The buzz surrounding an epic tribute to David Bowie had already reached the ears of our Artistic Director Mike McLeish before programming for this year’s festival had begun. There were whispers of free-flowing joyous tears in the audience; an experience that was at once cathartic, spellbinding and – oh so essentially – musically brilliant.
And then David Bowie died.
Mike found out more from Producer and Musical Director, James Lees.
Mike: It must've felt like a seismic shift after Bowie's death. Did you make any deliberate changes to the established show in the wake of such tragic news?
James: We were just three weeks away from our shows in February when we got the news, and it was so devastating. We are all HUGE Bowie fans so even had we not been in the midst of his performing his music it still would've been so shocking and sad.
To be in the position of about to present the show made it much more intense but I decided two things really quickly... A) The Show Must Go On, and B) We were now in an extraordinary position to not only celebrate the Ziggy phenomenon but Bowie himself, and what a total honour and privilege it is to do this.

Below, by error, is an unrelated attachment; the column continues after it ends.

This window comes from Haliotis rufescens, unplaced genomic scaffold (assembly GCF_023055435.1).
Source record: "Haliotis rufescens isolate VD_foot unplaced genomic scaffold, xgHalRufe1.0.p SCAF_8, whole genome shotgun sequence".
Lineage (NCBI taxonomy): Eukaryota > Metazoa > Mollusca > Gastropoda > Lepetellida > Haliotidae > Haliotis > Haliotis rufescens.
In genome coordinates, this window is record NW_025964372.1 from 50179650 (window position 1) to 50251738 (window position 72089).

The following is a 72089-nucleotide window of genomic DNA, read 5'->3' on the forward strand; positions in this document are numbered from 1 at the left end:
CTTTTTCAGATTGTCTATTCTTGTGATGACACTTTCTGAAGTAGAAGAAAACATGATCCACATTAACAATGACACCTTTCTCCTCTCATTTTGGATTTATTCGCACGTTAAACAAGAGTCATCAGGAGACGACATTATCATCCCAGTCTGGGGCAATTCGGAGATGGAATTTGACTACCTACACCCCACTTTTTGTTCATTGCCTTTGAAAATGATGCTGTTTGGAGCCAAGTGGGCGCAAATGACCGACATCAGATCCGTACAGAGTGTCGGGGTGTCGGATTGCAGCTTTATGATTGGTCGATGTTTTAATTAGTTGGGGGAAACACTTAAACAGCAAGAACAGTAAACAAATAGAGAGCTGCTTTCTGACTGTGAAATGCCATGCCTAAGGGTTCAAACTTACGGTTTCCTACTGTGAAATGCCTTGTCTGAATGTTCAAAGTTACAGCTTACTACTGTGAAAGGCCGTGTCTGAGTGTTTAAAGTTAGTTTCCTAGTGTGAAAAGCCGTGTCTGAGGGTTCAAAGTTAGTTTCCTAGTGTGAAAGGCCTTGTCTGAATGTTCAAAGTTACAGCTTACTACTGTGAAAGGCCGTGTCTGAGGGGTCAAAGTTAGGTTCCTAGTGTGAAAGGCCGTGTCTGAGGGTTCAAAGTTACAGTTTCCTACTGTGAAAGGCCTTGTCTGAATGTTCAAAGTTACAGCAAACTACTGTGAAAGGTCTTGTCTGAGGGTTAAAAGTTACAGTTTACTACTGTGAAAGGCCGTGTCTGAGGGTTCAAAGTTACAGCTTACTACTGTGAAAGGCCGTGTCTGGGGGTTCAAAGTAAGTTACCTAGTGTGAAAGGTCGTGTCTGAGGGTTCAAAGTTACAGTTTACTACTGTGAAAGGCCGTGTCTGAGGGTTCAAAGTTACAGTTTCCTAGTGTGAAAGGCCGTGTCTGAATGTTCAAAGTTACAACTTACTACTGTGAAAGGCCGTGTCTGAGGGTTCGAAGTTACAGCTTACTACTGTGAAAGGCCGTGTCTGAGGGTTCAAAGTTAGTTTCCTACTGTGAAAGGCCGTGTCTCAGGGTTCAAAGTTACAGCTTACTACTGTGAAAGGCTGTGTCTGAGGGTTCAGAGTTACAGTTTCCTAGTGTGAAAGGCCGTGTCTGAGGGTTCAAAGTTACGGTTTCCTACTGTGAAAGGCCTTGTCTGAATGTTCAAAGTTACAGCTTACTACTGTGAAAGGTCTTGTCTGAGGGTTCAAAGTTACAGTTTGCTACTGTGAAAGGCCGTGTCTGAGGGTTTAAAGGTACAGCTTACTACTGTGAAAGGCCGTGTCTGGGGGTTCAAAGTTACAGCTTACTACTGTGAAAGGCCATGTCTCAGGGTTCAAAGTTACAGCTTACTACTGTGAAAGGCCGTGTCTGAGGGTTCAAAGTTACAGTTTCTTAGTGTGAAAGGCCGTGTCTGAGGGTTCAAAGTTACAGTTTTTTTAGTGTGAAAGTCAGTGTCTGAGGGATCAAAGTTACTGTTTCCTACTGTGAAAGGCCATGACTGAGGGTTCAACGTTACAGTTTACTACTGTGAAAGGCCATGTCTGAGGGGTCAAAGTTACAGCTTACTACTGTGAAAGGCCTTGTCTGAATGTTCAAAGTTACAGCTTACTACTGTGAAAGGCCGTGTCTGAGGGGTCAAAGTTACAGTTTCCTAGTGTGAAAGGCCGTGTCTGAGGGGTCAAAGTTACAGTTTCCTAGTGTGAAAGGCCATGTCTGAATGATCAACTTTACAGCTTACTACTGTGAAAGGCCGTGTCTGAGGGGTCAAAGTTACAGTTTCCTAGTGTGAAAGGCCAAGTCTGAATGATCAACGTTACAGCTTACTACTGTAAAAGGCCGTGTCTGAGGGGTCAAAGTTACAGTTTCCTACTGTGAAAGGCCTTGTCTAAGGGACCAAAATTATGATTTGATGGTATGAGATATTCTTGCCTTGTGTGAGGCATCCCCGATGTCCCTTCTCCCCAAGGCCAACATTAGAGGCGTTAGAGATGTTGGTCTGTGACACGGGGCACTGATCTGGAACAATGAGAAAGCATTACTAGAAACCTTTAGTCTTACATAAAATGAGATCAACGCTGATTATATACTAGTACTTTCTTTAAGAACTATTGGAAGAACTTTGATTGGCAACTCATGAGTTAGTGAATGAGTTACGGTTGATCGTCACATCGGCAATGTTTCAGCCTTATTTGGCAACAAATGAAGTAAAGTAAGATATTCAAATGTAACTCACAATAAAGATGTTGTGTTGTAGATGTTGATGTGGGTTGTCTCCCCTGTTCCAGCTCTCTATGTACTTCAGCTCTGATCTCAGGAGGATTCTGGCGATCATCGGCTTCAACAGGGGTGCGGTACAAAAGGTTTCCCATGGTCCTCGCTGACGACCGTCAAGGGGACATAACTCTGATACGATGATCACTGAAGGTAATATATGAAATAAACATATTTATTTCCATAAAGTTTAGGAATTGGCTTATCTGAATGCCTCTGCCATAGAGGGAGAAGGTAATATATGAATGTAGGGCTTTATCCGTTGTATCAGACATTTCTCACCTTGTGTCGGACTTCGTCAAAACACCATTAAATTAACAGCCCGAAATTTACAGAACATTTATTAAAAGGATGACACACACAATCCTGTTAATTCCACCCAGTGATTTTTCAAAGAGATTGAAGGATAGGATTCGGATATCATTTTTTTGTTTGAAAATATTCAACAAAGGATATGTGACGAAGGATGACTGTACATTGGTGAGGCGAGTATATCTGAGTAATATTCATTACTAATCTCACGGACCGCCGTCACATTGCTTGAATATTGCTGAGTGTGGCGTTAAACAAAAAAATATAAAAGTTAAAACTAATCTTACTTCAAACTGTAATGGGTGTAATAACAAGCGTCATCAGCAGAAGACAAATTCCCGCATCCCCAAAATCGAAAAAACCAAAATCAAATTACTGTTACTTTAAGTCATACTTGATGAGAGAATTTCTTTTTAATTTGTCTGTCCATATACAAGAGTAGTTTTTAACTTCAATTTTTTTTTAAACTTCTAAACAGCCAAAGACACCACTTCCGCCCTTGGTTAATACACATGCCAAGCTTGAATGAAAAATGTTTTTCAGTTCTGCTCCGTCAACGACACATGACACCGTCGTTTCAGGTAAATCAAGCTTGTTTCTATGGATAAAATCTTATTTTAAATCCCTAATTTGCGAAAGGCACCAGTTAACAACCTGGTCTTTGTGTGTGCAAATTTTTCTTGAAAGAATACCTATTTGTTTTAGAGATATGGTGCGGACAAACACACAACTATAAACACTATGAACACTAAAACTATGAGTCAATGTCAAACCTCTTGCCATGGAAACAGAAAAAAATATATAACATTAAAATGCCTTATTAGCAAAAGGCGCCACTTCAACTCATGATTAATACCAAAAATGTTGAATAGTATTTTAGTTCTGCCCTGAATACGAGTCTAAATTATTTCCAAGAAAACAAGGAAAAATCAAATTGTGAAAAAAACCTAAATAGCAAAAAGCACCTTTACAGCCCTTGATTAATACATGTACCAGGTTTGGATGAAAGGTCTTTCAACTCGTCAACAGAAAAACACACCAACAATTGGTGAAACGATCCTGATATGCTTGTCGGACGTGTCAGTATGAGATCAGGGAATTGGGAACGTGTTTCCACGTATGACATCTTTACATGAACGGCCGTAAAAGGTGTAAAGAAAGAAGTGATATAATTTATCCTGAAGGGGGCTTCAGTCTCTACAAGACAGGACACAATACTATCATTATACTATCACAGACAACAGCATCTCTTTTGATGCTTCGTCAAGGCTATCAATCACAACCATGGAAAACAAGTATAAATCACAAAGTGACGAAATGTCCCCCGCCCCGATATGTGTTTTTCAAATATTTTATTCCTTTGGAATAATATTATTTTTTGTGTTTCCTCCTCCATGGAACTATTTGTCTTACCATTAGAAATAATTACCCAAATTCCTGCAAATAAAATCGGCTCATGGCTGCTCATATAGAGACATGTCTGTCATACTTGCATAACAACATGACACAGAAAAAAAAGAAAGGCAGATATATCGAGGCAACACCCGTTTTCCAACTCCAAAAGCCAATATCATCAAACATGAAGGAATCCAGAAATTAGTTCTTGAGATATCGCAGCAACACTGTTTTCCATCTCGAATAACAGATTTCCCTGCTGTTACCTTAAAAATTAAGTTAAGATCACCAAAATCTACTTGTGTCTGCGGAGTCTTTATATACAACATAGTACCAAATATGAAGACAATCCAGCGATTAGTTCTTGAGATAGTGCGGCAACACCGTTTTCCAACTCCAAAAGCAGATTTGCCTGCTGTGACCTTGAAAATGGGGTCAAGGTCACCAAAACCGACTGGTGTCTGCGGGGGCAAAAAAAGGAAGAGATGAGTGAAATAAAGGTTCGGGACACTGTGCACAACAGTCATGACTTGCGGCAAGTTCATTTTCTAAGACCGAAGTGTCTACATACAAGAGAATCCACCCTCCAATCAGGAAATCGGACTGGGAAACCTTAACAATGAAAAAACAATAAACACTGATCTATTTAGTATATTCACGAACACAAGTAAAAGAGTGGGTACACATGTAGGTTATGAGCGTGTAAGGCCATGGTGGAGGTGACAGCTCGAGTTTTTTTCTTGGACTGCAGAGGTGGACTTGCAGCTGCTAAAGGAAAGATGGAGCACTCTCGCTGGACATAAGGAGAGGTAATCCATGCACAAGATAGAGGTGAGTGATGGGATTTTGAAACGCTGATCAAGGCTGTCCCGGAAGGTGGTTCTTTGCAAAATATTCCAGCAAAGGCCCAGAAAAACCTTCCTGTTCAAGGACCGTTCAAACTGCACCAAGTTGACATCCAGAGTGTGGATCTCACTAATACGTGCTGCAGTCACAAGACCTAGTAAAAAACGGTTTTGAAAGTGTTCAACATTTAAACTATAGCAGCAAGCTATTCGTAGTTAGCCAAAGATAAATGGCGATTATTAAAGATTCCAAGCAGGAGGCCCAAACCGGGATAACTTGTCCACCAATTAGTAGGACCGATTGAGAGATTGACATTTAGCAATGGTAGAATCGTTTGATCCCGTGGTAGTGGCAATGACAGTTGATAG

We did make a couple of adjustments to the show to acknowledge this broader context, but I cannot say what these are – there are several non-Ziggy songs in the second half, which I call the 'Ziggy Universe' and this is where the changes were made (and the word 'changes' is NOT a hint). One of the rules of our show is that we don't reveal who is singing what and what songs we have selected – we like a little bit of mystery!